Lancashire Teaching Hospitals has begun rescheduling postponed ‘non-urgent’ operations.
Hospital bosses made the decision to cancel all elective surgery last week after saying they had been inundated by an ‘unprecedented’ and ‘extraordinary’ level of attendances.
Health chiefs came under criticism after Royal Preston Hospital and Chorley and South Ribble Hospital postponed around 100 procedures in total.
The NHS foundation trust admitted this included a small number of cancer patients and chief executive Karen Partington apologised to those affected.
But Lancashire Teaching Hospitals said the situation started improving on Thursday, when they began re-booking appointments.
A spokesman for the trust said arranging appropriate patient discharge and additional GP out of hours support meant it had been able to increase its critical care capacity and improve patient flow.
She said the trust was still very busy and the situation was being monitored.
One patient affected last week, who did not wish to be named, said his back surgery had been postponed three times. He said: “I have had my back op cancelled three times,and been given different reasons as to why.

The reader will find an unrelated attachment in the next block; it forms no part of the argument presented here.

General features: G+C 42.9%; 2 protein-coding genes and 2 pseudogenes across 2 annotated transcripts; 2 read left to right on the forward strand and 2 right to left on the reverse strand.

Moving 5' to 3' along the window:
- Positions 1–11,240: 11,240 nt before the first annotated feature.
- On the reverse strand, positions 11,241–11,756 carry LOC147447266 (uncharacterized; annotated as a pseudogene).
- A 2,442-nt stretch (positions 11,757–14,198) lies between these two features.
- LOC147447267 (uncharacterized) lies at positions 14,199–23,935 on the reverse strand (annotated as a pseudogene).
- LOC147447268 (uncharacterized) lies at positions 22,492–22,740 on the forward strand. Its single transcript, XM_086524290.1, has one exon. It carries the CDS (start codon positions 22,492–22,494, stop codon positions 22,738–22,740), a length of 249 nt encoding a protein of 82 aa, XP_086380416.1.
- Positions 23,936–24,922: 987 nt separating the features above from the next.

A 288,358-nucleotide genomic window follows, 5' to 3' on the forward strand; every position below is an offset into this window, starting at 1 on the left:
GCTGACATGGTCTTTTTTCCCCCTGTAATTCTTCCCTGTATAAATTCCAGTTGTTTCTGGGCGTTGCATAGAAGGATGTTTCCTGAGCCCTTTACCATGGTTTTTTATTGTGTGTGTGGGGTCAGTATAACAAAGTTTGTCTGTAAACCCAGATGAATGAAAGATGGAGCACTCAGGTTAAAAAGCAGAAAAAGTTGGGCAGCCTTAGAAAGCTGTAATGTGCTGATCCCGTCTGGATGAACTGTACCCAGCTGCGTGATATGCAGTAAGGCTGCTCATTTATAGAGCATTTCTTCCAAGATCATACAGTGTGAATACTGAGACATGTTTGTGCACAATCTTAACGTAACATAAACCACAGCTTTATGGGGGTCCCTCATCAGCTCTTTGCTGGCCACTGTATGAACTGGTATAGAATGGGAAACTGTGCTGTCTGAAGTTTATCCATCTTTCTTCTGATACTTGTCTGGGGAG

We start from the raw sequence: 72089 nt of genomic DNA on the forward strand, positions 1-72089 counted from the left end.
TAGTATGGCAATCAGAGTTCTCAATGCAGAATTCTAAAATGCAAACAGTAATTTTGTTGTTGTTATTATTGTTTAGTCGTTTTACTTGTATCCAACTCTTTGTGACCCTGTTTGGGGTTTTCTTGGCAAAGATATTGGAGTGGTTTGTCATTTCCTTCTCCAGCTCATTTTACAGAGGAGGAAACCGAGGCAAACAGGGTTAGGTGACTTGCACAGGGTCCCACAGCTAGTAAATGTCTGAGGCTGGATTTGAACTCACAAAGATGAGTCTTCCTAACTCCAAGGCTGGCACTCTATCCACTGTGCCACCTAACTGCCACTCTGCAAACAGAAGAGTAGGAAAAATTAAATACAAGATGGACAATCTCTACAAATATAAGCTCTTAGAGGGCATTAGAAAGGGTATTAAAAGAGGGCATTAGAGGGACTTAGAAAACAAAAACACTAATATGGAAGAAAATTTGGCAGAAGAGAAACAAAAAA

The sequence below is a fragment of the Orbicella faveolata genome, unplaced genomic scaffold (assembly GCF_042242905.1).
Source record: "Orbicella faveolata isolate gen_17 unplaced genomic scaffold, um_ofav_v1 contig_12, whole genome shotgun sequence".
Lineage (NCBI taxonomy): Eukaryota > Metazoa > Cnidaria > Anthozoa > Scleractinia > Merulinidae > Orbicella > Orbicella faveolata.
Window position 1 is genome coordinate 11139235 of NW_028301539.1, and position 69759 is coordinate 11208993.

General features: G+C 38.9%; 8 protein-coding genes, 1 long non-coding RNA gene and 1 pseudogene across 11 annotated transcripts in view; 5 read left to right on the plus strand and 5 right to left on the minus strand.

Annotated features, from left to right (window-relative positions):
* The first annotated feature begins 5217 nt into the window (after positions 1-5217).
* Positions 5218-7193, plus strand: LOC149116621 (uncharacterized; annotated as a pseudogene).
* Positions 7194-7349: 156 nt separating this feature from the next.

“The first was December 19 when I was informed it was due to a surge in trauma cases.
“The second was for January 9. I was left a message to contact the hospital on December 24 and was told it was due to the consultants’ list being to big and that the management were having a meeting to try and reduce it.
“The third time was for Wednesday, March 6. I was informed by telephone at Tuesday lunchtime. This was due to the bed crisis.
“I feel let down by the system that I have paid into for 40 plus years and find myself asking the question, how many of the consultants employed at this hospital who also work at private hospitals have cancelled private patients to reduce their NHS waiting lists?
“The answer would seem quite clear – zero.”
Councillors and MPs claimed a lack of beds due to ward closures and mismanagement was the root of the problem, not winter pressures, while unions said NHS cuts were to blame. Meanwhile a whistleblowing manager at the trust said it was a ‘staffing issue’ and there had been beds free “all over the hospital”.